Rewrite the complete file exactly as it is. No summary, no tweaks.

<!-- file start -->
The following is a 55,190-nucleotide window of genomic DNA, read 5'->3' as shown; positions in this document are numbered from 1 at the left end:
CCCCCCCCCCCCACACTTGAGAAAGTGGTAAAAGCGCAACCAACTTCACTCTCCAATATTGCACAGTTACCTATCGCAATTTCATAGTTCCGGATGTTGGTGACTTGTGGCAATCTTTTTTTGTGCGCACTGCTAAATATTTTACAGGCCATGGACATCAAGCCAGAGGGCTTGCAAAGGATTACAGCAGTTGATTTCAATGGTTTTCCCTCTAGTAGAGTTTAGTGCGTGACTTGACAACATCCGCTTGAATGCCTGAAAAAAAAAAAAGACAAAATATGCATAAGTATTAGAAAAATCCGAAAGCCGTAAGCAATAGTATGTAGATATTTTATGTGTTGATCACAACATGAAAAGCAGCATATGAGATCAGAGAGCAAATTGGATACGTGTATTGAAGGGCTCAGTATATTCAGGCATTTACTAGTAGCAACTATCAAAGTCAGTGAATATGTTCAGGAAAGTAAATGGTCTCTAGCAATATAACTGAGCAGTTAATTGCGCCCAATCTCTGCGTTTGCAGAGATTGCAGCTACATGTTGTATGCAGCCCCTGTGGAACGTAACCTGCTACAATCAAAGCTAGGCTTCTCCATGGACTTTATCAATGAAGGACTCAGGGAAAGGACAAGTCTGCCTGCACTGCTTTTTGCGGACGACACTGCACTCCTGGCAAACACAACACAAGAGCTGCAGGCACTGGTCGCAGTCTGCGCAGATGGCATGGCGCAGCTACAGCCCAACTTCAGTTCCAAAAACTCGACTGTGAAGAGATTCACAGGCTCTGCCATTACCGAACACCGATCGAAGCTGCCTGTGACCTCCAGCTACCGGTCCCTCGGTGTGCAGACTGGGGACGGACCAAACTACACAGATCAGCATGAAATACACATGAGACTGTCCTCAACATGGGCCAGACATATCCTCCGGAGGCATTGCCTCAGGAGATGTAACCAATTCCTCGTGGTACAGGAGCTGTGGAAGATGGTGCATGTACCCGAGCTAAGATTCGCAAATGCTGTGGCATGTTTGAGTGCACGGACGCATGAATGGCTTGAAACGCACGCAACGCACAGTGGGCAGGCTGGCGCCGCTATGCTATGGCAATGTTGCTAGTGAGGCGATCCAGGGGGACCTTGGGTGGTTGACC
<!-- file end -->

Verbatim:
The following is a 55,190-nucleotide window of genomic DNA, read 5'->3' as shown; positions in this document are numbered from 1 at the left end:
CCCCCCCCCCCCACACTTGAGAAAGTGGTAAAAGCGCAACCAACTTCACTCTCCAATATTGCACAGTTACCTATCGCAATTTCATAGTTCCGGATGTTGGTGACTTGTGGCAATCTTTTTTTGTGCGCACTGCTAAATATTTTACAGGCCATGGACATCAAGCCAGAGGGCTTGCAAAGGATTACAGCAGTTGATTTCAATGGTTTTCCCTCTAGTAGAGTTTAGTGCGTGACTTGACAACATCCGCTTGAATGCCTGAAAAAAAAAAAAGACAAAATATGCATAAGTATTAGAAAAATCCGAAAGCCGTAAGCAATAGTATGTAGATATTTTATGTGTTGATCACAACATGAAAAGCAGCATATGAGATCAGAGAGCAAATTGGATACGTGTATTGAAGGGCTCAGTATATTCAGGCATTTACTAGTAGCAACTATCAAAGTCAGTGAATATGTTCAGGAAAGTAAATGGTCTCTAGCAATATAACTGAGCAGTTAATTGCGCCCAATCTCTGCGTTTGCAGAGATTGCAGCTACATGTTGTATGCAGCCCCTGTGGAACGTAACCTGCTACAATCAAAGCTAGGCTTCTCCATGGACTTTATCAATGAAGGACTCAGGGAAAGGACAAGTCTGCCTGCACTGCTTTTTGCGGACGACACTGCACTCCTGGCAAACACAACACAAGAGCTGCAGGCACTGGTCGCAGTCTGCGCAGATGGCATGGCGCAGCTACAGCCCAACTTCAGTTCCAAAAACTCGACTGTGAAGAGATTCACAGGCTCTGCCATTACCGAACACCGATCGAAGCTGCCTGTGACCTCCAGCTACCGGTCCCTCGGTGTGCAGACTGGGGACGGACCAAACTACACAGATCAGCATGAAATACACATGAGACTGTCCTCAACATGGGCCAGACATATCCTCCGGAGGCATTGCCTCAGGAGATGTAACCAATTCCTCGTGGTACAGGAGCTGTGGAAGATGGTGCATGTACCCGAGCTAAGATTCGCAAATGCTGTGGCATGTTTGAGTGCACGGACGCATGAATGGCTTGAAACGCACGCAACGCACAGTGGGCAGGCTGGCGCCGCTATGCTATGGCAATGTTGCTAGTGAGGCGATCCAGGGGGACCTTGGGTGGTTGACC